Astronomy

Milky, Not Dusty

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Science  01 Oct 2010:
Vol. 330, Issue 6000, pp. 13
DOI: 10.1126/science.330.6000.13-b

As many of us now learn at a young age, our solar system hosts small planets close to the Sun and giant planets farther out. What do the first planetary systems that formed in our Galaxy look like? Sheehan et al. used the Spitzer Space Telescope to search for dust around stars that formed early in the Milky Way's history. The stars they observed are twice the age of our Sun. Detection of discs of dust and debris around these stars would be a sign that at least small planetary bodies formed around them, because these discs are generated and maintained through collisions between comets and asteroids. Of the total of 11 stars observed by the authors and 11 others observed by other groups, none showed signs of dust. This does not necessarily imply that these stars do not host planetary systems; some of them are known to be orbited by giant planets. The lack of dust implies that some of these systems did not stop at planetesimal growth but proceeded to giant planet formation. They could be analogues of our solar system, where there is very little cometary dust left after the formation and evolution of the gas giant planets.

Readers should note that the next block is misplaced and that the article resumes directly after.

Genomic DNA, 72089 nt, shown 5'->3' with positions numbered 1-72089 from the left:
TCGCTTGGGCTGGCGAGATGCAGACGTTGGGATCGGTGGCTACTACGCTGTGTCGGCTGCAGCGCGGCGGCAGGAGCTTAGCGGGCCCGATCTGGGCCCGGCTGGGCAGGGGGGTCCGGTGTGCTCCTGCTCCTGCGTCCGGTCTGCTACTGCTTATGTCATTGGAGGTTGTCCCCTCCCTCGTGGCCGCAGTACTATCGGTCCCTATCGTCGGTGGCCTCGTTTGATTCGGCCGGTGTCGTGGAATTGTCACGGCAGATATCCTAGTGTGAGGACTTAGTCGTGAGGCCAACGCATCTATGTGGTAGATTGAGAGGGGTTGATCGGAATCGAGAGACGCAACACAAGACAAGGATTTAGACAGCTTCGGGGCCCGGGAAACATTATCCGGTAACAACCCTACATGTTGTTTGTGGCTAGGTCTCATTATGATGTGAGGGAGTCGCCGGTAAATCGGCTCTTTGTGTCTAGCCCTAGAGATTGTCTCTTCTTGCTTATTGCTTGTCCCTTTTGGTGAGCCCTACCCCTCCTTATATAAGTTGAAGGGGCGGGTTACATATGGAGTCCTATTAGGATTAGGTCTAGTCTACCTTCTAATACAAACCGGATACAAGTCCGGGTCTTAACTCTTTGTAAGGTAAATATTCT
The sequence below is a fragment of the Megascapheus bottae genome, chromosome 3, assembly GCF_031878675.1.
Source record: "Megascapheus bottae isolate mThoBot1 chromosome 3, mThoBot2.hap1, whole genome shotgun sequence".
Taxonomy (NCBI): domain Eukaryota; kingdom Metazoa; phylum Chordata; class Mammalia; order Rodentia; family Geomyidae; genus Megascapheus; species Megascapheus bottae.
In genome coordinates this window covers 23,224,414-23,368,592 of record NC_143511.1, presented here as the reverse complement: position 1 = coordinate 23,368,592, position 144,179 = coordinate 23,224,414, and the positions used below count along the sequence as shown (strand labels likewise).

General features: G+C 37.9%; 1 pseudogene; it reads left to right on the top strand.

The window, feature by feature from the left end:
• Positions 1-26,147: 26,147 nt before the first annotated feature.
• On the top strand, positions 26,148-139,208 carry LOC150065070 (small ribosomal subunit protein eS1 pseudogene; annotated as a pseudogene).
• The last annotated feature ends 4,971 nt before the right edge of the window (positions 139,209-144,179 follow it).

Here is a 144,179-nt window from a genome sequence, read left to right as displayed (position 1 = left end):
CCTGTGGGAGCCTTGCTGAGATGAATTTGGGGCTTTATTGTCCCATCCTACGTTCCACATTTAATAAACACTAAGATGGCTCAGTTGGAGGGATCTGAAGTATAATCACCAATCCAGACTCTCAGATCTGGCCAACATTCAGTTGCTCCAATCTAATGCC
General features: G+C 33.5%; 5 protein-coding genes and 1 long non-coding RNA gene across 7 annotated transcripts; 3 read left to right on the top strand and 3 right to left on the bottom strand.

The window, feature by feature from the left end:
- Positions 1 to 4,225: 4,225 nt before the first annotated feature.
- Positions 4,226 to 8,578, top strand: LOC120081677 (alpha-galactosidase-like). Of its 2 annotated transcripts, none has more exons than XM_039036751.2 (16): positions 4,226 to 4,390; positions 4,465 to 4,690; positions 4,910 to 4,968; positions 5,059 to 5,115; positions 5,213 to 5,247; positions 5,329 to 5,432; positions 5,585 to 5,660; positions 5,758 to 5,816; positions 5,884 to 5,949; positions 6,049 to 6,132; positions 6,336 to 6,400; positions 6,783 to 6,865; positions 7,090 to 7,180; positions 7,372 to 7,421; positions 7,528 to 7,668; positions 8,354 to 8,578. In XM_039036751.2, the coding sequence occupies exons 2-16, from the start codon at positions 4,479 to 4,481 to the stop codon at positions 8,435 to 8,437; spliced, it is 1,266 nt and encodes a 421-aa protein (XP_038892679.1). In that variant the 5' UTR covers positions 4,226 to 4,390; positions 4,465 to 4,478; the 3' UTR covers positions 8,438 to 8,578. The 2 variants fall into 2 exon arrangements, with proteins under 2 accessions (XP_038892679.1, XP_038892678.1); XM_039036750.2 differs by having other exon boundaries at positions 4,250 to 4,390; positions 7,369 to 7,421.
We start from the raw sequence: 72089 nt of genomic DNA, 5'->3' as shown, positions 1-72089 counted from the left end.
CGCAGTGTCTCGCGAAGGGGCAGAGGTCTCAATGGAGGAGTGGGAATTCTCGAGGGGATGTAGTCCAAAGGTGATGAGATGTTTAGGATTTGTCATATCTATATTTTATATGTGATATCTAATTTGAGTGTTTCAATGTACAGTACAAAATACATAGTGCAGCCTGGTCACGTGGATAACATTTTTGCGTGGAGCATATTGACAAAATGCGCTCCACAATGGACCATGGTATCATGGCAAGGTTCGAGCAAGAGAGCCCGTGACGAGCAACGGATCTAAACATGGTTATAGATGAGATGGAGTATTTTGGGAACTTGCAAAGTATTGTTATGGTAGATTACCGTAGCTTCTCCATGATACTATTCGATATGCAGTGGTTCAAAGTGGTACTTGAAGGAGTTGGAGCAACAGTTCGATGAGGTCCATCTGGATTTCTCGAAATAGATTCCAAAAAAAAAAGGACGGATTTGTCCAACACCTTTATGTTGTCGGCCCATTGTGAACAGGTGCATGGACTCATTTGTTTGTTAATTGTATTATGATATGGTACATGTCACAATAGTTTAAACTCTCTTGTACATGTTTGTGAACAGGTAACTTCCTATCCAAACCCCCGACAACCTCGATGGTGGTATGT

Mon. Not. R. Astron. Soc. 10.1111/j.1745-3933.2010.00936.x (2010).

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